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The National treat rock music as a salve. For over two decades, they’ve crafted songs that set out to navigate a hurting world, creating a space where dispirited souls can unite and raise a toast to another day. In that time, they’ve grown a lot as artists and songwriters, evolving from an underdog indie outfit into one of the most adventurous and influential bands of our time, with an impact that’s reverberated through the worlds of alternative rock, avant- garde classical composition, and even Top 40 pop (not to mention the campaign of at least one former president).
Remarkably, The National survived the rollercoaster ride from dive bars to festival-headliner slots with their original lineup intact. They’re a band of brothers in the figurative and literal sense, with enigmatic yet charismatic lead singer, Matt Berninger flanked by: Aaron and Bryce Dessner, the gifted multi-instrumentalists who provide dreamy texture and cinematic sweep; and Scott and Bryan Devendorf, the telepathic rhythm section that drives the songs to their dramatic peaks. Though they all hail from Cincinnati, The National officially came together in Brooklyn in 1999, just as the borough was becoming the new epicenter for underground rock. Compared to the then-fashionable, post-punk sounds peddled by their peers, the artful Americana of The National’s first two albums — 2001’s self-titled debut and 2003’s Sad Songs for Dirty Lovers — positioned them as outsiders to a scene of outsiders.
But with 2005’s Alligator, The National started to connect with a wider audience of fellow forlorn romantics. Word spread of their electrifying live shows, which often found Berninger’s tightly coiled intensity manifesting in unpredictable ways, whether he was swimming through the crowd or climbing venue walls. In 2007, Boxer arrived with a set of tragic and triumphant hymns that both tapped into the unsettled tenor of life during the Iraq war and hinted at a cautious hope that a better world could emerge. Among them was the immortal “Fake Empire,” a song that would eventually soundtrack Barack Obama’s march to The White House in a 2008 campaign ad.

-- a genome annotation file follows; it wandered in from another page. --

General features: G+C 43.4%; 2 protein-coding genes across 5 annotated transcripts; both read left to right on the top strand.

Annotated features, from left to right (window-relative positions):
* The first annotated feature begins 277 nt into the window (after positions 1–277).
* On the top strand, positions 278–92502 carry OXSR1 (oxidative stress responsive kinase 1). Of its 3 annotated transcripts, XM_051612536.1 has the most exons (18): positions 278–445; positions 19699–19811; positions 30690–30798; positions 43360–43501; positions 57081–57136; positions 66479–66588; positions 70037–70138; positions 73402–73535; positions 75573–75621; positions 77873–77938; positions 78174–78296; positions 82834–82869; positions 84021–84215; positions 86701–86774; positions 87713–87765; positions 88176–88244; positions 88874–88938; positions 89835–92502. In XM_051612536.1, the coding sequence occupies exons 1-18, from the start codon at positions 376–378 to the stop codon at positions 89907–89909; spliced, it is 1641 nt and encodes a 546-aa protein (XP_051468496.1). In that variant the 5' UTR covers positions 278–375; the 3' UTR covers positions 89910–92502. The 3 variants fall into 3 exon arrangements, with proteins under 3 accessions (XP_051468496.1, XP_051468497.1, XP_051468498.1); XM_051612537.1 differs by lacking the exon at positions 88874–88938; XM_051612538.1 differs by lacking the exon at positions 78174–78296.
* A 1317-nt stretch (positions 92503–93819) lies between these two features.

Over the next decade, The National only seemed to grow more popular the more they expanded their sound. Released in 2010, the widescreen High Violet was the first of their albums to hit the top 5 in the U.S. and around the world. Meanwhile, 2013’s moody and majestic Trouble Will Find Me scored them their first Grammy nomination for Best Alternative Music Album. Debuting at no. 2 on the Billboard charts, 2017’s Sleep Well Beast continued The National’s masterful tightrope walk between anthemic accessibility and intricate rhythmic experimentation, earning them a Grammy Award for Best Alternative Music Album. The follow-up, 2019’s I Am Easy to Find, was given an elaborate multimedia treatment, incorporating a short film made by Academy Award- nominated director Mike Mills and starring Oscar-winning actress Alicia Vikander.
But The National’s official discography only tells part of their story. The band’s extracurricular activities form a dense ecosystem of solo releases (like Berninger’s 2020 effort, Serpentine Prison), side projects (see the Devendorf brothers’ avant-rock supergroup lnzndrf), film scores (Bryce’s Grammy- nominated score for The Revenant), charitable initiatives (the 7- inches for Planned Parenthood single series), and even collaborative online music portals (37d03d.com, a.k.a. PEOPLE). And in the summer of 2020, Aaron brought The National’s atmospheric aesthetic into the heart of the mainstream when he was tapped to co-produce Taylor Swift’s Album of the Year Grammy winner Folklore and its companion release, Evermore, which featured the band and a vocal duet with Berninger on the wistful serenade “Coney Island.” It was a surprising-yet-fitting cap to The National’s first two decades. This is, after all, a band that’s never compromised its sound to actively court a wider audience. Through patience and purity of vision, the world came to them.